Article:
UN Office for the Coordination of Humanitarian Affairs
SUDAN: Tension mounts after attack on North Darfur town
KHARTOUM, 5 Dec 2006 (IRIN) - Tension has mounted in El Fasher, the capital of North Darfur State in western Sudan, amid fears that rebels may launch an offensive on government forces being reinforced to defend the town, humanitarian sources said on Tuesday.
Militias attacked the cattle market on Monday and clashed with former rebels of the Sudan Liberation Army (SLA), according to African Union (AU) sources. The AU, which has a large base in El Fasher, said two people died while five SLA fighters were injured. The militias also looted the market.
"The situation is very tense, even worse than yesterday [Monday]," the AU spokesman, Nourredine Mezni, said, adding that AU forces had stopped the fighting. Appealing for a cessation of hostilities in the volatile region, the AU spokesman added: "There is no military solution to this conflict."
The AU mission has 7,000 peacekeepers deployed in Darfur, but has been criticised for being largely ineffective at containing the violence. On Thursday, it renewed the force’s mandate for six months, after Sudan rejected a proposal that would have beefed up the force with 17,000 United Nations troops and 3,000 police officers.
In El Fasher, humanitarian sources said the tension had risen markedly since Monday. "Reports indicate the NRF [National Redemption Front, a rebel coalition] plans to attack El Fasher and the GOSS [government of Sudan] has brought many troops, including many Arab militia, to defend the town," said source.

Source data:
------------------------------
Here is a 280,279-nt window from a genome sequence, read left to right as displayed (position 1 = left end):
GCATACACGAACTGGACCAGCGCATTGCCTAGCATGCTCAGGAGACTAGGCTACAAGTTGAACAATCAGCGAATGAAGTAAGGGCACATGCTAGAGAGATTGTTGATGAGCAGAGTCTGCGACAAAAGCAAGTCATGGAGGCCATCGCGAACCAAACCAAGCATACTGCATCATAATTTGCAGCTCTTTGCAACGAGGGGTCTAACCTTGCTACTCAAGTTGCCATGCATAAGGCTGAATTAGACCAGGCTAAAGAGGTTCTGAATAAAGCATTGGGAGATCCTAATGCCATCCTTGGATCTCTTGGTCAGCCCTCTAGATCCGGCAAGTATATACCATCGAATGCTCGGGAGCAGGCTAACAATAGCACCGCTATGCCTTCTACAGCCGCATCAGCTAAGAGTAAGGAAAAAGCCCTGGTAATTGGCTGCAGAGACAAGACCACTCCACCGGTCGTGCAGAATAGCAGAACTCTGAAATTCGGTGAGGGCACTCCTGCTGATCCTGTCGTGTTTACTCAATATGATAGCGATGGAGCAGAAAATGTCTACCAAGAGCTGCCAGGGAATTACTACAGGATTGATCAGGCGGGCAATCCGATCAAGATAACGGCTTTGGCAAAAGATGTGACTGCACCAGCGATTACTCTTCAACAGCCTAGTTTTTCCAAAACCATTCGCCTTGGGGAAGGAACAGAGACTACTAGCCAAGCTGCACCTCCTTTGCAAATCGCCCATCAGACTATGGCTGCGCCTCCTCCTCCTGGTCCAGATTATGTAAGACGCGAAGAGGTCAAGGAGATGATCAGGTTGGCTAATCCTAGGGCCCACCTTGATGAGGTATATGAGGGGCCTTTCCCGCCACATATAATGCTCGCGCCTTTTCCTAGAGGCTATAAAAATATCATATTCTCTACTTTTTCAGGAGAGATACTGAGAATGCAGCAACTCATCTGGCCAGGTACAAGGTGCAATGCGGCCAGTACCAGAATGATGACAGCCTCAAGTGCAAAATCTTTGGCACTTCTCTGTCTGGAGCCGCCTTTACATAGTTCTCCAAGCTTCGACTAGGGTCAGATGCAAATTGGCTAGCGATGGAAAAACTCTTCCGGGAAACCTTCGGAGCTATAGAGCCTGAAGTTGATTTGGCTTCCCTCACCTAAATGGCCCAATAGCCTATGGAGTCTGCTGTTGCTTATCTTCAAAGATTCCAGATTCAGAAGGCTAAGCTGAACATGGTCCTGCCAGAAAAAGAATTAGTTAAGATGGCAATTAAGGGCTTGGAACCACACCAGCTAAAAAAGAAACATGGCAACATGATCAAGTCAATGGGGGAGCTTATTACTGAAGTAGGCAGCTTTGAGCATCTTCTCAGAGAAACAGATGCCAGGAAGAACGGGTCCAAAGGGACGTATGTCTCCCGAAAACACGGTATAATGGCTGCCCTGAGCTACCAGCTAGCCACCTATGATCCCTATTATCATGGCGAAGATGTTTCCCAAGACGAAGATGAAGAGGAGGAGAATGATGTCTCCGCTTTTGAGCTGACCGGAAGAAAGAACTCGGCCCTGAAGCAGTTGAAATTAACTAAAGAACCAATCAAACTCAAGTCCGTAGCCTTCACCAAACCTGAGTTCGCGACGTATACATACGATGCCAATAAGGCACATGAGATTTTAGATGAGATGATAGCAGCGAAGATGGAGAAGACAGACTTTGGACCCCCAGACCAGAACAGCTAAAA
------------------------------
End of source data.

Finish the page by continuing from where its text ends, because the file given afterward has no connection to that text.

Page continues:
The security situation in North Darfur has deteriorated rapidly since the signing of the 5 May Darfur Peace Agreement (DPA) between the Sudanese government and the largest of the three main rebel factions, the Sudan Liberation Movement/Army (SLM/A), under the command of Minni Minnawi.
Minnawi, the only rebel leader who has signed the DPA, accused the government of failing to implement the agreement. "There are violations and attacks by Janjawid militias all over Darfur," Saif El Din Salih Haroun, the head of information of Minnawi’s faction, said on Tuesday. "The government is doing nothing. We are going to defend our people in Darfur."
On Monday, Minnawi threatened to pull out of the agreement if fighting continued. He told reporters the attack in El Fasher was a serious breach of the peace deal and threatened his movement's participation in the government.
In a related development, the UN said government forces and an allied militia reportedly burnt down a North Darfur village last weekend. There were reports of civilian casualties and that the villagers’ livestock was looted.
Violence in Darfur has increased due to the fragmentation of rebel groups and escalating fighting between the signatories and rebel groups, under the NRF coalition, that refused to sign the peace deal. At least 200,000 people are estimated to have been killed in Darfur since the conflict began in 2003 between government forces, allied militias and rebels seeking greater autonomy, and more than two million others have been displaced. Twelve humanitarian workers have been killed since May.
This material comes to you via IRIN, a UN humanitarian information unit, but may not necessarily reflect the views of the United Nations or its agencies. If you re-print, copy, archive or re-post this item, please retain this credit and disclaimer. Quotations or extracts should include attribution to the original sources. All materials copyright © UN Office for the Coordination of Humanitarian Affairs 2006
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